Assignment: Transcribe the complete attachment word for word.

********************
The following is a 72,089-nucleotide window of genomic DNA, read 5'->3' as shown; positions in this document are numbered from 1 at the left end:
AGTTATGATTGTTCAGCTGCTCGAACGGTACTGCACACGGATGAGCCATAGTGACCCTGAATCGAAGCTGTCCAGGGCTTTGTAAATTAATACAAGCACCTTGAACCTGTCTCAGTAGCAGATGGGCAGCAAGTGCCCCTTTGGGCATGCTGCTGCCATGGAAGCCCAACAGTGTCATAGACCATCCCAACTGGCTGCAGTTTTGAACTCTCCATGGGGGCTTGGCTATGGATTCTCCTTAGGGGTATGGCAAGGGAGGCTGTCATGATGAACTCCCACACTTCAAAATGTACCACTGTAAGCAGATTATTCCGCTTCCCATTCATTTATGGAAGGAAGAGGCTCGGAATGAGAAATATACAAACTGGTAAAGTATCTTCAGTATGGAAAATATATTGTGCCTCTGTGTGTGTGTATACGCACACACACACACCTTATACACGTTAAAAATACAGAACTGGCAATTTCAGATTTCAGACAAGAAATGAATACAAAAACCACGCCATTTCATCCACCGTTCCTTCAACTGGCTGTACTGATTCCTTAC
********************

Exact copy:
The following is a 72,089-nucleotide window of genomic DNA, read 5'->3' as shown; positions in this document are numbered from 1 at the left end:
AGTTATGATTGTTCAGCTGCTCGAACGGTACTGCACACGGATGAGCCATAGTGACCCTGAATCGAAGCTGTCCAGGGCTTTGTAAATTAATACAAGCACCTTGAACCTGTCTCAGTAGCAGATGGGCAGCAAGTGCCCCTTTGGGCATGCTGCTGCCATGGAAGCCCAACAGTGTCATAGACCATCCCAACTGGCTGCAGTTTTGAACTCTCCATGGGGGCTTGGCTATGGATTCTCCTTAGGGGTATGGCAAGGGAGGCTGTCATGATGAACTCCCACACTTCAAAATGTACCACTGTAAGCAGATTATTCCGCTTCCCATTCATTTATGGAAGGAAGAGGCTCGGAATGAGAAATATACAAACTGGTAAAGTATCTTCAGTATGGAAAATATATTGTGCCTCTGTGTGTGTGTATACGCACACACACACACCTTATACACGTTAAAAATACAGAACTGGCAATTTCAGATTTCAGACAAGAAATGAATACAAAAACCACGCCATTTCATCCACCGTTCCTTCAACTGGCTGTACTGATTCCTTAC